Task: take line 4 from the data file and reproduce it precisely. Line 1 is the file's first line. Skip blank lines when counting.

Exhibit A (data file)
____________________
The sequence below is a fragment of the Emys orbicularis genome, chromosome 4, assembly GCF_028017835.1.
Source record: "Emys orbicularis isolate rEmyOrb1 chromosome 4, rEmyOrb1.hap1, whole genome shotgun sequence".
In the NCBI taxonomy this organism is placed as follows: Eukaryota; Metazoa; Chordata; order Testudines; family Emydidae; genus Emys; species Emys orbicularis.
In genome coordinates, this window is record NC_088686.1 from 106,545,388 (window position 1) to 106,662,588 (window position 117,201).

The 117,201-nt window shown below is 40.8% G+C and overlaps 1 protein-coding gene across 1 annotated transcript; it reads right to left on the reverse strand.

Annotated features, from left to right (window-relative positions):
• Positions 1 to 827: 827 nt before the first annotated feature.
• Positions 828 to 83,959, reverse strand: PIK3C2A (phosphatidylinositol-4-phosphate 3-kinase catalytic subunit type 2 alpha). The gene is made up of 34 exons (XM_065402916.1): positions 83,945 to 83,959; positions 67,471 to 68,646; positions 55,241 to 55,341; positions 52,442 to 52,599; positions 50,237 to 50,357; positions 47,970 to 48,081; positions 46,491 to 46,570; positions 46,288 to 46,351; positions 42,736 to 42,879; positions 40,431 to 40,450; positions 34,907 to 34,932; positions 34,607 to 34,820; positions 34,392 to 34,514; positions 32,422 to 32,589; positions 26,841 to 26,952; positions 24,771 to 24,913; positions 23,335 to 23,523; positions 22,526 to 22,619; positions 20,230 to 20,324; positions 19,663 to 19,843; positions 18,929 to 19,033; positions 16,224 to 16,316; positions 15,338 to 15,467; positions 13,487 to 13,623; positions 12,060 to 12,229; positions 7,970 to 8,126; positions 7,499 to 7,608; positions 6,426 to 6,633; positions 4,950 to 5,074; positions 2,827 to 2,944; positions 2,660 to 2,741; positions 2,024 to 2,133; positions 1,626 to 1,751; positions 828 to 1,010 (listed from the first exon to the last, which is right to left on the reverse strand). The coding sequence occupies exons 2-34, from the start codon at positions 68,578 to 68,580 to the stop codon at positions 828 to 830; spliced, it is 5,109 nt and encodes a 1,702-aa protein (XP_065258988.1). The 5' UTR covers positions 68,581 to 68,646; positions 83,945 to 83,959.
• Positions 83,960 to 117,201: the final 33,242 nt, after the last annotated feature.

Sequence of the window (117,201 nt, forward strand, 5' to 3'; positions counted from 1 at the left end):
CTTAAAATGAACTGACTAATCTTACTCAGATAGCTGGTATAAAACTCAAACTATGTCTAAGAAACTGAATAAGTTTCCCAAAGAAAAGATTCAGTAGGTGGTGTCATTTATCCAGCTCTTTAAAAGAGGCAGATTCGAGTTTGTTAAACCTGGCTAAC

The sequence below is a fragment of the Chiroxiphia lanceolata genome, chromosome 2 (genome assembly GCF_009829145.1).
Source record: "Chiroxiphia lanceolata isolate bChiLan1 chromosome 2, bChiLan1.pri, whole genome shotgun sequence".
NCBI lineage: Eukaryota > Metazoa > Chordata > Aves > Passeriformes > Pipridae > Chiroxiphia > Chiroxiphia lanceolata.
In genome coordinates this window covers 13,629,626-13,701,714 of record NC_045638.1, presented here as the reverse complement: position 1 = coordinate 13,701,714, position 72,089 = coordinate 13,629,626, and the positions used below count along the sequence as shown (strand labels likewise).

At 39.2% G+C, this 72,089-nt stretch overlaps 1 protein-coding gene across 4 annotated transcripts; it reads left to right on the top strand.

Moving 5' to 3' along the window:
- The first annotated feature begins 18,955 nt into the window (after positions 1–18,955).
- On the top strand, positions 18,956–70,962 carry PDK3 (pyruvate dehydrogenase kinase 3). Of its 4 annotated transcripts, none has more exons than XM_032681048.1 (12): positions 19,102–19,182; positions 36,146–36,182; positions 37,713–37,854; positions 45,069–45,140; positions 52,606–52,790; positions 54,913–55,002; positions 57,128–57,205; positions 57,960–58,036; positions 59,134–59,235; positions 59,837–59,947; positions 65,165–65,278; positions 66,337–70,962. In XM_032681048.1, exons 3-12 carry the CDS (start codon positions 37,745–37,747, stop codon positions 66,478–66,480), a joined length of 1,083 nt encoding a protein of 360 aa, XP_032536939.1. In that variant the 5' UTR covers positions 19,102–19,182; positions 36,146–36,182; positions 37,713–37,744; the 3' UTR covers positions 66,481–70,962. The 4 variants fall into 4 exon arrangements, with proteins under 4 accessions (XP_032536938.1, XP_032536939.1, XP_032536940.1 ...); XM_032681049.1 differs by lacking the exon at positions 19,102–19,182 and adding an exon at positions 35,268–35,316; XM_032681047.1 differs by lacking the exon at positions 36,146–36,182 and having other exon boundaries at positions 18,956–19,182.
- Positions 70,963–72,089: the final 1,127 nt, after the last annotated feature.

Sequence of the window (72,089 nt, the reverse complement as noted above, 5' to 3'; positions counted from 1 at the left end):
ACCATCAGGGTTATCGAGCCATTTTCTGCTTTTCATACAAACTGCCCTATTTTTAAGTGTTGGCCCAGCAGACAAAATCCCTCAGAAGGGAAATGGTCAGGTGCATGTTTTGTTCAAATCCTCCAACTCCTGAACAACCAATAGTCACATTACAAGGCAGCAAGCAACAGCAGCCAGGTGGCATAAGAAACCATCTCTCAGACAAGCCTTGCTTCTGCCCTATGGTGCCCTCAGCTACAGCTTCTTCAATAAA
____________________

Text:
In genome coordinates, this window is record NC_088686.1 from 106,545,388 (window position 1) to 106,662,588 (window position 117,201).